South Korean police guard the entrance to an alleyway where some of over 150 victims were killed after a crowd of people were crushed during Halloween festivities in Itaewon, South Korea, Oct. 31, 2022 .

South Korean police guard the entrance to an alleyway where some of over 150 victims were killed after a crowd of people were crushed during Halloween festivities in Itaewon, South Korea, Oct. 31, 2022 . (David Choi/Stars and Stripes)

CAMP HUMPHREYS, South Korea — The U.S. military command in South Korea offered its condolences after a deadly surge in a Seoul nightlife district Saturday evening killed at least 153 Halloween revelers and injured more than 130 others.

A crowd of mostly young people suddenly poured into a narrow, downhill alley in the Itaewon district of the nation’s capital, trapping and crushing many, South Korean emergency officials said at a televised news conference Sunday morning. The area attracted partygoers celebrating one of the biggest outdoor holiday weekends since the start of the COVID-19 pandemic more than two years ago.

At least 20 foreigners died in the crush, including individuals from China, Iran, Uzbekistan and Norway, emergency officials said. Two of the dead are U.S. citizens, the U.S. Embassy in Seoul confirmed in a statement Sunday.

U.S. Forces Korea by noon Sunday had reported no service members missing although a spokesman said units were still counting their personnel. About 28,500 U.S. service members, not including Defense Department civilian employees and families, are stationed in South Korea, most of them at Camp Humphreys, about 50 miles south of Seoul.

The U.S. Eighth Army postponed all remaining Halloween events Sunday and Monday at its bases in South Korea as the country mourns the dead from Saturday night, according to a post on the command's social media accounts. Those events included a haunted house on Sunday and trick-or-treat night Monday at Camp Humphreys.

USKF conducted a "safety and well-being’" accountability recall of all personnel,” spokesman Wesley Hayes said in an email Sunday morning to Stars and Stripes.

The command’s thoughts “are with everyone impacted by last night’s tragic event in Seoul, especially with the families who have lost loved ones and those who were injured,” according to a post on the USFK Twitter account.

“The Itaewon community has opened its arms to us for many years and is part of the reason our alliance is so strong,” the statement said. “During this time of grief, we will be there for you just as you have been there for us.”

Hayes said USFK military police were conducting a routine, courtesy patrol in the area with Korean National Police officers during the incident and assisted with crowd control and first aid.

The U.S. military has deep roots in Itaewon, an area of bars and clubs in Seoul that caters to younger crowds and foreigners. Yongsan Garrison, prior to 2017 the headquarters for USFK and the United Nations Command, is less than a mile from Itaewon. USFK maintains a small contingent at Yongsan but has since moved to Camp Humphreys and in 2019 began handing over the sprawling base to the South Korean government.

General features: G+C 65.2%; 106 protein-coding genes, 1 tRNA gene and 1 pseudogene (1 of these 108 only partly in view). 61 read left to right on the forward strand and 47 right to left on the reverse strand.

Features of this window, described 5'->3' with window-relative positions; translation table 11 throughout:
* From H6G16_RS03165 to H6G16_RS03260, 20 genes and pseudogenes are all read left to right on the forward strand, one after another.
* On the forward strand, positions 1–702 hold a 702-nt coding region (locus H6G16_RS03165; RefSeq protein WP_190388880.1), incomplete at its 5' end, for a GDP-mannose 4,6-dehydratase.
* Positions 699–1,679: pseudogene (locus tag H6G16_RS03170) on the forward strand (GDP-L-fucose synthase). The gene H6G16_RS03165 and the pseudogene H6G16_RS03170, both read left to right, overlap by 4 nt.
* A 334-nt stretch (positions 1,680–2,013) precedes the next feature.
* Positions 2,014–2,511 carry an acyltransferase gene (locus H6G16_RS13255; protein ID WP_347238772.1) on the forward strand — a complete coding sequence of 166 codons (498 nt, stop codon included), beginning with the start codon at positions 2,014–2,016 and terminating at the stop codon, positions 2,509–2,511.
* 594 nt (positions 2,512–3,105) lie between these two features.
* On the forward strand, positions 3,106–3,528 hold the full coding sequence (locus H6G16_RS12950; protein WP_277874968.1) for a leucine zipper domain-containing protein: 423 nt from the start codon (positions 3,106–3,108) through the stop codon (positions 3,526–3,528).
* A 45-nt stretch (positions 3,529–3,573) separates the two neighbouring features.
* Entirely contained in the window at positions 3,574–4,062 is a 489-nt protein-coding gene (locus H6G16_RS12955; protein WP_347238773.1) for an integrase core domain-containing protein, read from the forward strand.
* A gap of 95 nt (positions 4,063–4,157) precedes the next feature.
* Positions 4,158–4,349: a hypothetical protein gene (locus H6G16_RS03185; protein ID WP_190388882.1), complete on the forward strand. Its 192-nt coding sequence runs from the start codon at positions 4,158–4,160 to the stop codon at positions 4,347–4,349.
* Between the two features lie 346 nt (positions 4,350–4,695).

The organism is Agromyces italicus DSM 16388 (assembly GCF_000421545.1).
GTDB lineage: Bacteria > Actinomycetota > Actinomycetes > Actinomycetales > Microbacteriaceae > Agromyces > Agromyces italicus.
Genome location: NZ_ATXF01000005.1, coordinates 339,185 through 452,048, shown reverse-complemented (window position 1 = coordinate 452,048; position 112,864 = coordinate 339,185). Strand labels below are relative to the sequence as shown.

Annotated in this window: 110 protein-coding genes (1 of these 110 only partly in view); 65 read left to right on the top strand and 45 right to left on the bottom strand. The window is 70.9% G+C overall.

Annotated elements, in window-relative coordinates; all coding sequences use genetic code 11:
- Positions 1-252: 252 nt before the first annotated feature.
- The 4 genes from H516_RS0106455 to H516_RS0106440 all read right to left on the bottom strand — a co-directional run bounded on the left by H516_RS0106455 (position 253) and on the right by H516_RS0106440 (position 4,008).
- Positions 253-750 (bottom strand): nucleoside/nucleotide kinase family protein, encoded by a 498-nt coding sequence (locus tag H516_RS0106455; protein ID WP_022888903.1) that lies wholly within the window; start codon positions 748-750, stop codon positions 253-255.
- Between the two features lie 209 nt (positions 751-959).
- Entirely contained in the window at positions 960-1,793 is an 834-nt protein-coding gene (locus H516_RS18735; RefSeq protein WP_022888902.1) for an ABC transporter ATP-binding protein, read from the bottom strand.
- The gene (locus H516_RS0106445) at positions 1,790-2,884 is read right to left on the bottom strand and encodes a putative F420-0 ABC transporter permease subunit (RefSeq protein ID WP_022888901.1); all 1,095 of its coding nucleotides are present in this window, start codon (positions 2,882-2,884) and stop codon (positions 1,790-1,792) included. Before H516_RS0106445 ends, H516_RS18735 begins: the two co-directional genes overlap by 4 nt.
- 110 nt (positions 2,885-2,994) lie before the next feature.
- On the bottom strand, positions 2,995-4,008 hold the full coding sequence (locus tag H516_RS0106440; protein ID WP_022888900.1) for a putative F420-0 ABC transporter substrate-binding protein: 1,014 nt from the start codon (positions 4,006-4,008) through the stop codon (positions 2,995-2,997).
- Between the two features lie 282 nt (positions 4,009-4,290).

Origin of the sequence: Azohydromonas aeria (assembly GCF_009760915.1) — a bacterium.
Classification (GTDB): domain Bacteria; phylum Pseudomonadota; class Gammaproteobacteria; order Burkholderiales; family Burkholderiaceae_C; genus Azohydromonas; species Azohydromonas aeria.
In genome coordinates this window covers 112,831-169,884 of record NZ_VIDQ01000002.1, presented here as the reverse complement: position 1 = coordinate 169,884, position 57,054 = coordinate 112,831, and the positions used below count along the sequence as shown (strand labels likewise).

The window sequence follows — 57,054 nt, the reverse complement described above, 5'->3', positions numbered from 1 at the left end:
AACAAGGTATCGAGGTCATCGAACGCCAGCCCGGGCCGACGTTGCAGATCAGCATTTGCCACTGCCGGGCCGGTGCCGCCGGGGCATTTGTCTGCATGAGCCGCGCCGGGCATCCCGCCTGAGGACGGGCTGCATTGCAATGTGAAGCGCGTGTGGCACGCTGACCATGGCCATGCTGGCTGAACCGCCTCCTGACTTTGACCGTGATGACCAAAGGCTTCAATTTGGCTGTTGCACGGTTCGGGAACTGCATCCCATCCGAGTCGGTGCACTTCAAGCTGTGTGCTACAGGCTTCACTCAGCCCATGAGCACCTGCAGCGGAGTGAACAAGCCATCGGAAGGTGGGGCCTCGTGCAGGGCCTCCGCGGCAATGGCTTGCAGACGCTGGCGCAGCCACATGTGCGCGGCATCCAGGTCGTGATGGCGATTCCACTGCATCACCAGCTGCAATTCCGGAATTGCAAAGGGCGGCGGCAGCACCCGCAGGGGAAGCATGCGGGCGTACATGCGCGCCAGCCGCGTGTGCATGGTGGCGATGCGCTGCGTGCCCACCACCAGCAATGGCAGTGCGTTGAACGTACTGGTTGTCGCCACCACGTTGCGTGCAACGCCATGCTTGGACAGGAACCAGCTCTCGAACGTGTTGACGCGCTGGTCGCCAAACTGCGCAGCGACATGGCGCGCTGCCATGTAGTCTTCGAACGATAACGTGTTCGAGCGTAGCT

The South Korean government in April lifted many of the social-distancing restrictions and business curfews it enacted at the onset of the COVID-19 pandemic in March 2020. Large gatherings like the one Saturday night were prohibited under those restrictions. Approximately 100,000 people gathered in Itaewon for the biggest outdoor Halloween celebration since the pandemic began, Yonhap News reported, citing law enforcement officials.

South Korean President Yoon Suk Yeol, at a news briefing Sunday, said the “disaster … should not have happened” and declared a period of national mourning. Prime Minister Han Duck-soo in a separate briefing an hour later said the mourning period would extend through Saturday.

Yoon ordered an investigation into the incident and said the government would conduct “urgent inspections” into future public events “so that they are conducted in an orderly and safe manner.” 

President Joe Biden and First Lady Jill Biden sent their “deepest condolences to the families who lost loved ones” and that the United States “stands with the Republic of Korea during this tragic time,” according to a White House statement. The Republic of Korea is the official name for South Korea.

“We grieve with the people of the Republic of Korea and send our best wishes for a quick recovery to all those who were injured,” according to the statement Sunday.

U.S. Ambassador to South Korea Philip Goldberg in a pair of tweets described the incident as a “tragic loss of life” and said the U.S. flag at the embassy in Seoul will at half-staff “out of sorrow and respect to the Korean people.”

This catastrophe marks the worst loss of life from a single incident in South Korea since a ferry capsized off the southwestern coast in 2014, killing 304 people, the majority of them high school students.

David Choi is based in South Korea and reports on the U.S. military and foreign policy. He served in the U.S. Army and California Army National Guard. He graduated from the University of California, Los Angeles.

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